6. Abigail Barr & Danila Serra, 2008. "The effects of externalities and framing on bribery in a petty corruption experiment," CSAE Working Paper Series 2008-24, Centre for the Study of African Economies, University of Oxford.
    7. Barr, Abigail & Serra, Danila, 2010. "Corruption and culture: An experimental analysis," Journal of Public Economics, Elsevier, vol. 94(11-12), pages 862-869, December.
    8. Kamei, Kenju, 2012. "From locality to continent: A comment on the generalization of an experimental study," Journal of Behavioral and Experimental Economics (formerly The Journal of Socio-Economics), Elsevier, vol. 41(2), pages 207-210.
    9. Jakob Svensson, 2003. "Who Must Pay Bribes and How Much? Evidence from a Cross Section of Firms," The Quarterly Journal of Economics, Oxford University Press, vol. 118(1), pages 207-230.
    10. Dimitrova-Grajzl, Valentina & Grajzl, Peter & Guse, A. Joseph, 2012. "Trust, perceptions of corruption, and demand for regulation: Evidence from post-socialist countries," Journal of Behavioral and Experimental Economics (formerly The Journal of Socio-Economics), Elsevier, vol. 41(3), pages 292-303.
    11. Armantier, Olivier & Boly, Amadou, 2011. "A controlled field experiment on corruption," European Economic Review, Elsevier, vol. 55(8), pages 1072-1082.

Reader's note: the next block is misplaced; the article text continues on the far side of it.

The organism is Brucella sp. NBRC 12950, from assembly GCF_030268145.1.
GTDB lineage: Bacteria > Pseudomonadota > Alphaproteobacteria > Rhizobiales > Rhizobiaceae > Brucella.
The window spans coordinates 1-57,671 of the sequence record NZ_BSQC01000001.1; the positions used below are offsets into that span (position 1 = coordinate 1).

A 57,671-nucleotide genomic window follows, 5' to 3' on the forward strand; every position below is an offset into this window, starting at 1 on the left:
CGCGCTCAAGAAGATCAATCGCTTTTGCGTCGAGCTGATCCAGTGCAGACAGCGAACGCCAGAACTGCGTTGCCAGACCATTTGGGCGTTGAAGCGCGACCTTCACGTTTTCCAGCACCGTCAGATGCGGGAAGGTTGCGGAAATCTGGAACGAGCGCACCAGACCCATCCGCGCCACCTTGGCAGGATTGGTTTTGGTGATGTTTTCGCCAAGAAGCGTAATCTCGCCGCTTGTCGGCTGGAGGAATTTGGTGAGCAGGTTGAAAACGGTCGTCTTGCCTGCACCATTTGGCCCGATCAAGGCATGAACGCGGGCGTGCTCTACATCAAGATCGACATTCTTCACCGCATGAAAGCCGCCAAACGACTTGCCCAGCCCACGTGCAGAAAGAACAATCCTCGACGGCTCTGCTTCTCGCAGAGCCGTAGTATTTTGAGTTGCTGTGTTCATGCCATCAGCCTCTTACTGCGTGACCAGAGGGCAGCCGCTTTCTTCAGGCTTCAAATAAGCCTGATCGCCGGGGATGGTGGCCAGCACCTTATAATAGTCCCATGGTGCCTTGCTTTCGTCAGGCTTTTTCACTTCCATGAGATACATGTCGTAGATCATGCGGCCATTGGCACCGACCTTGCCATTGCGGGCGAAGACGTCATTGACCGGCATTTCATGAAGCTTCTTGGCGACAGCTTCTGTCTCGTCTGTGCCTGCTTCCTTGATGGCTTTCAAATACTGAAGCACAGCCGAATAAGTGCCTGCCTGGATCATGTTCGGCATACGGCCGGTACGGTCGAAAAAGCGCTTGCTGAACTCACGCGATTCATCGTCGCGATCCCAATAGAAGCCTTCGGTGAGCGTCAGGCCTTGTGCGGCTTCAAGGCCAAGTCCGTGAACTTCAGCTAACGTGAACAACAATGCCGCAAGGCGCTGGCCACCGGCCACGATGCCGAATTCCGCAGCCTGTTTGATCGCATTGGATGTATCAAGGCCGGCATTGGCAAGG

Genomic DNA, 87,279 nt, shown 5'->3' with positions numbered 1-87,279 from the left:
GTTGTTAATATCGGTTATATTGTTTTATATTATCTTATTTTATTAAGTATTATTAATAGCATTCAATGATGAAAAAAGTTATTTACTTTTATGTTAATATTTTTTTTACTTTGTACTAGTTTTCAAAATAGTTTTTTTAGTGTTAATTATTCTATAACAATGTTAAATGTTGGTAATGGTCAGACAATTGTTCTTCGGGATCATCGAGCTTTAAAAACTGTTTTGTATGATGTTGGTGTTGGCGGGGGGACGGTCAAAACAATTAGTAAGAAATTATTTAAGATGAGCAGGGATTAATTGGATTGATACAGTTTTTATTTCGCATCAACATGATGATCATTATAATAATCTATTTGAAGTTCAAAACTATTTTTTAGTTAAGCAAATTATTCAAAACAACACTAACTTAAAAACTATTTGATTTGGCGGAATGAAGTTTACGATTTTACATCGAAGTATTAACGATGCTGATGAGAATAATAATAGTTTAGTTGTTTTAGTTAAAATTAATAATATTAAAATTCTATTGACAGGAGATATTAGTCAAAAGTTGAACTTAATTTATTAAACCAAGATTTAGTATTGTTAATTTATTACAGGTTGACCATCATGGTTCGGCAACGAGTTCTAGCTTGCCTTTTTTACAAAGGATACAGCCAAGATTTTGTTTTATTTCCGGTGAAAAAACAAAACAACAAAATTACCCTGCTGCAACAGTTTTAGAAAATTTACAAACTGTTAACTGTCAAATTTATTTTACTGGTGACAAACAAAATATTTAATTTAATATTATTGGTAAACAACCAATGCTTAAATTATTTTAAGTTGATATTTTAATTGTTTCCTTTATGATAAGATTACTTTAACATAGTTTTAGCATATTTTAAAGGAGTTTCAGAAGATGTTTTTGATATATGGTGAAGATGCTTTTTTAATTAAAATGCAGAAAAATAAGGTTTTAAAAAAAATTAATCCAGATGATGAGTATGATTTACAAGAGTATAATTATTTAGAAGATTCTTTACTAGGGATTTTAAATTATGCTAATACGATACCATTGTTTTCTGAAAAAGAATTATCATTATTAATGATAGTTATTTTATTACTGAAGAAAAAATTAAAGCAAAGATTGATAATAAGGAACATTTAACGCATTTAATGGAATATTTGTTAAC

12. Toke S. Aidt, 2003. "Economic analysis of corruption: a survey," Economic Journal, Royal Economic Society, vol. 113(491), pages F632-F652, November.
    13. Kahana, Nava & Qijun, Liu, 2010. "Endemic corruption," European Journal of Political Economy, Elsevier, vol. 26(1), pages 82-88, March.
    Full references (including those not matched with items on IDEAS)

    This item is not listed on Wikipedia, on a reading list or among the top items on IDEAS.

    When requesting a correction, please mention this item's handle: RePEc:eee:soceco:v:44:y:2013:i:c:p:91-96. See general information about how to correct material in RePEc.

    For technical questions regarding this item, or to correct its authors, title, abstract, bibliographic or download information, contact: (Zhang, Lei)

    If you have authored this item and are not yet registered with RePEc, we encourage you to do it here. This allows to link your profile to this item. It also allows you to accept potential citations to this item that we are uncertain about.

    If references are entirely missing, you can add them using this form.

    If the full references list an item that is present in RePEc, but the system did not link to it, you can help with this form.

    If you know of missing items citing this one, you can help us creating those links by adding the relevant references in the same way as above, for each refering item. If you are a registered author of this item, you may also want to check the "citations" tab in your profile, as there may be some citations waiting for confirmation.

    Please note that corrections may take a couple of weeks to filter through the various RePEc services.

    This information is provided to you by IDEAS at the Research Division of the Federal Reserve Bank of St. Louis using RePEc data.